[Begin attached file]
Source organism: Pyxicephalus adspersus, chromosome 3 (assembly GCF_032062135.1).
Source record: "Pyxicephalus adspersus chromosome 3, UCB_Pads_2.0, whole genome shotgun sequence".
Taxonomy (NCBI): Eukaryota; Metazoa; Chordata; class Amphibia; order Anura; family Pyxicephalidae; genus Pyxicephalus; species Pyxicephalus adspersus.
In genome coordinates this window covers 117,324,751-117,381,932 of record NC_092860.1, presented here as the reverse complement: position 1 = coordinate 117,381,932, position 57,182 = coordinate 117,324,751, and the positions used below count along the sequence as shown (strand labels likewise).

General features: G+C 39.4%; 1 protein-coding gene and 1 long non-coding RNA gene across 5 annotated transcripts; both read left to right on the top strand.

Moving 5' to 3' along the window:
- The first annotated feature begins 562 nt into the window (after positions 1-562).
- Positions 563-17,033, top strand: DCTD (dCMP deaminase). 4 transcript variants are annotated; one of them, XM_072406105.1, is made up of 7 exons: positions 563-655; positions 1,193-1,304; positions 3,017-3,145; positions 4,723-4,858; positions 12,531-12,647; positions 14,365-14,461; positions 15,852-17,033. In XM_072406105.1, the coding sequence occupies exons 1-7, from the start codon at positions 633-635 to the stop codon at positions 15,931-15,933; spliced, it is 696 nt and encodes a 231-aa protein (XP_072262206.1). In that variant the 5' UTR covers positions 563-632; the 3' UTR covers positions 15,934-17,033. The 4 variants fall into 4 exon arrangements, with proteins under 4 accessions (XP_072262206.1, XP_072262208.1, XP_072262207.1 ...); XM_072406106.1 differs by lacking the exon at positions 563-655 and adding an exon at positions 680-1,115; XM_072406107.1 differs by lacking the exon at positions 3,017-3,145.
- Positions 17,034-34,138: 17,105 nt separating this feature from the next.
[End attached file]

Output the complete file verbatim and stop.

Source organism: Pyxicephalus adspersus, chromosome 3 (assembly GCF_032062135.1).
Source record: "Pyxicephalus adspersus chromosome 3, UCB_Pads_2.0, whole genome shotgun sequence".
Taxonomy (NCBI): Eukaryota; Metazoa; Chordata; class Amphibia; order Anura; family Pyxicephalidae; genus Pyxicephalus; species Pyxicephalus adspersus.
In genome coordinates this window covers 117,324,751-117,381,932 of record NC_092860.1, presented here as the reverse complement: position 1 = coordinate 117,381,932, position 57,182 = coordinate 117,324,751, and the positions used below count along the sequence as shown (strand labels likewise).

General features: G+C 39.4%; 1 protein-coding gene and 1 long non-coding RNA gene across 5 annotated transcripts; both read left to right on the top strand.

Moving 5' to 3' along the window:
- The first annotated feature begins 562 nt into the window (after positions 1-562).
- Positions 563-17,033, top strand: DCTD (dCMP deaminase). 4 transcript variants are annotated; one of them, XM_072406105.1, is made up of 7 exons: positions 563-655; positions 1,193-1,304; positions 3,017-3,145; positions 4,723-4,858; positions 12,531-12,647; positions 14,365-14,461; positions 15,852-17,033. In XM_072406105.1, the coding sequence occupies exons 1-7, from the start codon at positions 633-635 to the stop codon at positions 15,931-15,933; spliced, it is 696 nt and encodes a 231-aa protein (XP_072262206.1). In that variant the 5' UTR covers positions 563-632; the 3' UTR covers positions 15,934-17,033. The 4 variants fall into 4 exon arrangements, with proteins under 4 accessions (XP_072262206.1, XP_072262208.1, XP_072262207.1 ...); XM_072406106.1 differs by lacking the exon at positions 563-655 and adding an exon at positions 680-1,115; XM_072406107.1 differs by lacking the exon at positions 3,017-3,145.
- Positions 17,034-34,138: 17,105 nt separating this feature from the next.